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One Or More

Mounted weapons were originally single barrelled but today we have multiple-barrelled machine guns fitted to vehicles. The first design in the 19th century was the Gatling gun which was a multiple-barrelled design but it was hand-cranked, as opposed to using the gas from the firing rounds to operate the weapon which defines a weapon as being a true automatic machine gun.

The modern multi-barrel Minigun is an electrically operated version of the Gatling gun which has been produced in various calibres and is fitted to vehicles, aircraft and naval vessels and came to prominence during the Vietnam War along.

The M60 7.62mm calibre machine gun also came to prominence in Vietnam and was fitted to vehicles either as a single weapon on a pintel mounting or as a pair in a style which dates back to WW II and the Vickers ‘K’ guns which were mounted on Jeeps. You can even see quadruple machine guns fitted to larger soft-skin vehicles in an anti-aircraft role.

MGs For Re-enactment

As with the designs of the weapons, so too the types fitted to vehicles on display come in a range of styles. There are the blank firing types, the legally deactivated models, recreated types and gas guns available from John Webster who runs WTAC.

If it is just a display weapon then a deactivated type obtained from accredited dealers such as Worldwide Arms, Ryton or Saracen Spares will suffice. These dealers can supply most types to suit the period or scenario being depicted from WW II to Vietnam and other conflicts such as Korean War, Northern Ireland and even the Gulf War. You can usually see what they have available through the pages of Gun Mart. Indeed, there are many groups who have stated they have purchased most if not all the weapons for their displays in this way.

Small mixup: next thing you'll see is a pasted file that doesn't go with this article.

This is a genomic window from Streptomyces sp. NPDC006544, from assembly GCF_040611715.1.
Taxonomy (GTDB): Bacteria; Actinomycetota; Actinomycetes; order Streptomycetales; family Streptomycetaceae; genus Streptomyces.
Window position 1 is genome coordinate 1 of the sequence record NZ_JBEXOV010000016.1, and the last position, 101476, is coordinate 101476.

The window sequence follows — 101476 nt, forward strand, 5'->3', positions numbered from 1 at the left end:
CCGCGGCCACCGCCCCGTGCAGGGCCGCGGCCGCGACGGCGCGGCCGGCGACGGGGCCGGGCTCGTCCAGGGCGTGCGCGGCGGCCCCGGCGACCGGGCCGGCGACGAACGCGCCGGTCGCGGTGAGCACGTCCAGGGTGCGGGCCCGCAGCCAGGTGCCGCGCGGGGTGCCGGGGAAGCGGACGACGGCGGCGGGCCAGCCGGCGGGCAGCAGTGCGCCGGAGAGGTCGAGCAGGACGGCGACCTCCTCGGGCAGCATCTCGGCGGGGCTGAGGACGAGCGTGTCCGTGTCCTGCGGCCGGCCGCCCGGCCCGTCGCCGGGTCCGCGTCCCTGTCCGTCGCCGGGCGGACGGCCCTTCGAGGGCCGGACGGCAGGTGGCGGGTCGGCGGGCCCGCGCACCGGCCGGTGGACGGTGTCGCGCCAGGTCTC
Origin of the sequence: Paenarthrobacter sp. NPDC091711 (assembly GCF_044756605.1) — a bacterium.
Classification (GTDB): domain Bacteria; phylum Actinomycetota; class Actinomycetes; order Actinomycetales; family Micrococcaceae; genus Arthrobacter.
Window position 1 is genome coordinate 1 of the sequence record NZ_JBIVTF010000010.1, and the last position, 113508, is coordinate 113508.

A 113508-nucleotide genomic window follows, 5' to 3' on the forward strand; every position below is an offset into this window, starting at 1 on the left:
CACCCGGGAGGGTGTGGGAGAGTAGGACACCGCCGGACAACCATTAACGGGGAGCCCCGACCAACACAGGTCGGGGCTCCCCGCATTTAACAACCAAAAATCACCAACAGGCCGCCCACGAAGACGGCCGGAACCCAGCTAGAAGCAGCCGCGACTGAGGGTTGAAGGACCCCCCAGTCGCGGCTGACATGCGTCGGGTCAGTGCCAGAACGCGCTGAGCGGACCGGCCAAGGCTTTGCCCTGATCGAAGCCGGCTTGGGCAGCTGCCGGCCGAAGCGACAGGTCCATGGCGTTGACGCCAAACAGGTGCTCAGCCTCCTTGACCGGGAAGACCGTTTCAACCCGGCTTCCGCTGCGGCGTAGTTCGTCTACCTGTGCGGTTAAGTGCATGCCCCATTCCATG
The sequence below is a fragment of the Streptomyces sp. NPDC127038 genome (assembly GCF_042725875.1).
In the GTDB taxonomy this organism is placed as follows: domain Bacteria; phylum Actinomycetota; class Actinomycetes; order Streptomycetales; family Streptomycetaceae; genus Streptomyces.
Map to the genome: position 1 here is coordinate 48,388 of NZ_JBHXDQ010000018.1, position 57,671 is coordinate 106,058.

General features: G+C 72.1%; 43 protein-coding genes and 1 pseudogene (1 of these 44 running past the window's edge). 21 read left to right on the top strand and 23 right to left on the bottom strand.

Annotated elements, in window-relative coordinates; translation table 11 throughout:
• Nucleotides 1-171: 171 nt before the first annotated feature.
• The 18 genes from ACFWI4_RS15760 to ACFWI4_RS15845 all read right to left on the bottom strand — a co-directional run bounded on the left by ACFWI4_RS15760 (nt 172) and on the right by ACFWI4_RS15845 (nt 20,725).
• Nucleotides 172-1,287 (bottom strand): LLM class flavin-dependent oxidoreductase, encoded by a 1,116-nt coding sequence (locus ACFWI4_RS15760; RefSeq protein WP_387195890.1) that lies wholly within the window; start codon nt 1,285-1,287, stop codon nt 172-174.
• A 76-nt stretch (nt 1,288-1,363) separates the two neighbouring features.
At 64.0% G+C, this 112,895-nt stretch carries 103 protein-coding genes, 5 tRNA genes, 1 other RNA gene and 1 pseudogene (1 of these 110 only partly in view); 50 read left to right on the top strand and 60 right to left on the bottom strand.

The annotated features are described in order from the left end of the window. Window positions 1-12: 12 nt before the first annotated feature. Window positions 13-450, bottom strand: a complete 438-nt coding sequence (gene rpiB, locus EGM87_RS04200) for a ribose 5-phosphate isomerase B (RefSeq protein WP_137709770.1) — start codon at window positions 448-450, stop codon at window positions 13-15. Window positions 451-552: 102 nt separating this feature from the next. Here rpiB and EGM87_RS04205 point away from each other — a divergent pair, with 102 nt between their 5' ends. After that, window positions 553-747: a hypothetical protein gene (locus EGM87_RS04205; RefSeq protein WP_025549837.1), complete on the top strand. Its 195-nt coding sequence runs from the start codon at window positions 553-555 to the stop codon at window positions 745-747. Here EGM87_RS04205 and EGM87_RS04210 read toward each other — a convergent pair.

If weight is a critical consideration then a replica weapon such as the type made by Bristol-based Chris Golding may be the way to go. He produces weapons to order such as the .50 inch calibre Browning machine guns for £950 and .30 inch calibre machine gun. The top cover and main body of the weapons are made from cast aluminium and the barrel is lathe-turned and the finished article is spray-painted black to look authentic. The finished result is very good and would serve to compliment any one of a range of vehicles which carried the weapons from Jeeps to half-tracks and armoured cars. They have no working parts and are purely for show, which drastically reduces the weight. I have seen other reproduction weapons but it must be said that Chris Golding’s work really is first class. He can be contacted by telephone on either 07977 057333 or 01179 877238 or by Email at: chrisgolding@blueyonder.co.uk

Reproduction machine guns are available from Graham Adlam who runs Spitfire Spares (www.spitfirespares.com) and has replica Vickers K guns for sale which fit in with the Long Range Desert Group (LRDG) or airborne forces scenario. Another alternative is the ‘gas gun’ system from WTAC and gives realistic impressions both to look at and sound effects for battle scenario.

On a closing note, do not dismiss out of hand something not familiar, because if a group has it on display it is because it is based on evidence through research.